MANAGING SPEED 296 on driver behavior, and little insight would be offered into the inde- pendent effect of changing posted speed limits on speed distributions or highway safety. The study also notes that the modest changes in the speed distri- butions, on the order of 2 mph (3 km/h) or less, are statistically sig- nificant but not practically meaningful. An implication is that a statistically significant 2-mph increase in average speeds will have no effect on highway safety regardless of whether the road is posted at 20 or 40 mph (32 or 64 km/h), representing a 10 percent and 5 per- cent change, respectively, in average speed. The researchers do not comment on how large the distribution change must be to be "of practical significance." Ullman and Dudek (1987) examined the effect of lowering the speed limit from 55 to 45 mph (89 to 72 km/h) at six urban fringe highway sites in Texas where rapid urban development was occur- ring. On the basis of 1 year pre and 1 year postspeed limit change data, the authors generally find little change in average speed, 85th percentile speed, the proportion of drivers traveling above 60 mph (97 km/h), acceleration, or skewness. However, there was no control for other confounding factors, including population changes, traffic congestion, and traffic enforcement, which weakens the authors' con- clusions that lowering speed limits below the 85th percentile speed had no "conclusive effect on absolute speeds, speed distributions, or speed-changing activities" (Ullman and Dudek 1987, 48). In related studies, Casey and Lund (1987, 1992) analyzed the extent to which drivers who are exposed to and have adapted to higher-speed environments drive faster when entering lower-speed environments compared with drivers who have not been exposed to higher-speed environments. Holding all else constant, the null hypothesis is that driver speeds in low-speed environments will be no different whether or not these drivers were previously exposed to a higher-speed environment. Rejection of the null hypothesis is con- sistent with speed adaptation. In their 1987 paper, Casey and Lund tested three California field locations (representing six sites), reflect- ing rural and urban settings and alternative connecting road config- urations and speed limits. Casey and Lund reached the following conclusions:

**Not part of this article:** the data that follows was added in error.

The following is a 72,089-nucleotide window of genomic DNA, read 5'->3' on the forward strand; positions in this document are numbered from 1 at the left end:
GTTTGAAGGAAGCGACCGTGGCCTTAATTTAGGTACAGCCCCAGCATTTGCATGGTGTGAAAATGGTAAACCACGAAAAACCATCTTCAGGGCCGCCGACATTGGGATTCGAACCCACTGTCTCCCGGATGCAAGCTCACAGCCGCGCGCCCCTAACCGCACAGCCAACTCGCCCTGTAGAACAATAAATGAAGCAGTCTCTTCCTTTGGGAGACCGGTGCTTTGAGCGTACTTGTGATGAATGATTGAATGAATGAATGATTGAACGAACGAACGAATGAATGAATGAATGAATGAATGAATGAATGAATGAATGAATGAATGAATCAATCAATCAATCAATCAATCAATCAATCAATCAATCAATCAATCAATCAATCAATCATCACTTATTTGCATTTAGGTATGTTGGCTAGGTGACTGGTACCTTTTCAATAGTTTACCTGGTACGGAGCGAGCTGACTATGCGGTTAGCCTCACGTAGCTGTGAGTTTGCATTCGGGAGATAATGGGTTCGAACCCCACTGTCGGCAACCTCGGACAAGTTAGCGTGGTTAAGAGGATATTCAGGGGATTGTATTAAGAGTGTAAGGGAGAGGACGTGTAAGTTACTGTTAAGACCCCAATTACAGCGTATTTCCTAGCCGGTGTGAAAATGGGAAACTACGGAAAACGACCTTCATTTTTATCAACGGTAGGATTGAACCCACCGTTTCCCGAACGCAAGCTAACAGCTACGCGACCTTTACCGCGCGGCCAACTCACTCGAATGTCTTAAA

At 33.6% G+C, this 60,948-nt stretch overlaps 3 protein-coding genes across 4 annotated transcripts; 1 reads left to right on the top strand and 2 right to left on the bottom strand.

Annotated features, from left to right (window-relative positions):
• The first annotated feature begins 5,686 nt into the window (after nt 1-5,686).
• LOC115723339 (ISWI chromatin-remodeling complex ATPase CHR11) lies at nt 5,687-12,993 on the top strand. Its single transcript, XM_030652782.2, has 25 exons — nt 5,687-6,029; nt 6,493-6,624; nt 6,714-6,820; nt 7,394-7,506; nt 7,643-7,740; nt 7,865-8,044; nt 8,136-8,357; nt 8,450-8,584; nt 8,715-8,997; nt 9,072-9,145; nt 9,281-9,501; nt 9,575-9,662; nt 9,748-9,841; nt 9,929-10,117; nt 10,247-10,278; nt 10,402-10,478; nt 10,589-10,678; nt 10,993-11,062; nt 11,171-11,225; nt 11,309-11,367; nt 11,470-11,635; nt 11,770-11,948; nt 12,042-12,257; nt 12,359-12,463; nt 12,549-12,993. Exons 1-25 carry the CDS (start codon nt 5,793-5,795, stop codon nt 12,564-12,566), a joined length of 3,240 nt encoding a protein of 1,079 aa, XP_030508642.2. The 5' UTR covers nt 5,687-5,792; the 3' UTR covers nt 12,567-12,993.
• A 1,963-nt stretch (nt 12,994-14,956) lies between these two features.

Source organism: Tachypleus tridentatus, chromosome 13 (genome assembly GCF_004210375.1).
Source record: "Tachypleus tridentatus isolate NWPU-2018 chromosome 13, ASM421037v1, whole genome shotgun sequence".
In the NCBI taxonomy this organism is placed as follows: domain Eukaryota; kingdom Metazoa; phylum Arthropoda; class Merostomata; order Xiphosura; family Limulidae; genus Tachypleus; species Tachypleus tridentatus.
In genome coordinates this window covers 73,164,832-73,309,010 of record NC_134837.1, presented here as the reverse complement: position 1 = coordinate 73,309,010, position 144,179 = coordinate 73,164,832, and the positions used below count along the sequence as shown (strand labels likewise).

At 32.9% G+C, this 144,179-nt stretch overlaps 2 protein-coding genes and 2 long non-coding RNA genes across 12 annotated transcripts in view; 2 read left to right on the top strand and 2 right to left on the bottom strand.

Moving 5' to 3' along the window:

297 Effect of Speed Limits on Speed Distributions and Highway Safety · Drivers traveled more slowly on the connecting roads. However, drivers exiting an expressway generally traveled faster on the connecting road than those not exiting an expressway. At one site there was no difference between adapted and nonadapted speeds; at the other five sites, the difference ranged between 1.8 and 4.7 percent. · At two of the three field locales, close to 100 percent of the drivers were required to stop before entering the connecting road. This provides stronger evidence of speed adaptation behavior, since the observed speed behavior on the connecting road was not simply an uninterrupted continuation from the higher-speed road, a phe- nomenon often referred to as speed perpetuation. · In a 1992 study, the authors retested these sites to assess the effect of the 65-mph (105-km/h) speed limit that California imple- mented on a portion of its eligible roads. Although none of the sites included in the study were eligible for the higher speed limit, the authors found that average speed increased at two of the three free- way sites and three of the four connecting roads in the study. Speed adaptation continued to be observed but did not worsen in the post- 65-mph environment. The results reported in these studies are consistent with previous research [e.g., Matthews (1978)], although the extent of speed adap- tation is less in Casey and Lund's work, which may reflect better control of confounding factors. This suggests the need for similar studies in different areas and with different road configurations to determine whether Casey and Lund's results are representative or, for some reason, unique to the location and set of roads studied. Further, a potentially important question that this study raises is the extent to which the speed adaptation effect continues. In the study, drivers are either "adapted" or "nonadapted," reflecting the freeway exposure of the "adapted" drivers. If speed adaptation is a general phenomenon, will expressway drivers adapt to the lower speeds on the connecting road? If so, we might expect to initially see higher speeds for the adapted drivers on exiting the expressway but little difference in speeds between the adapted and nonadapted drivers after a time.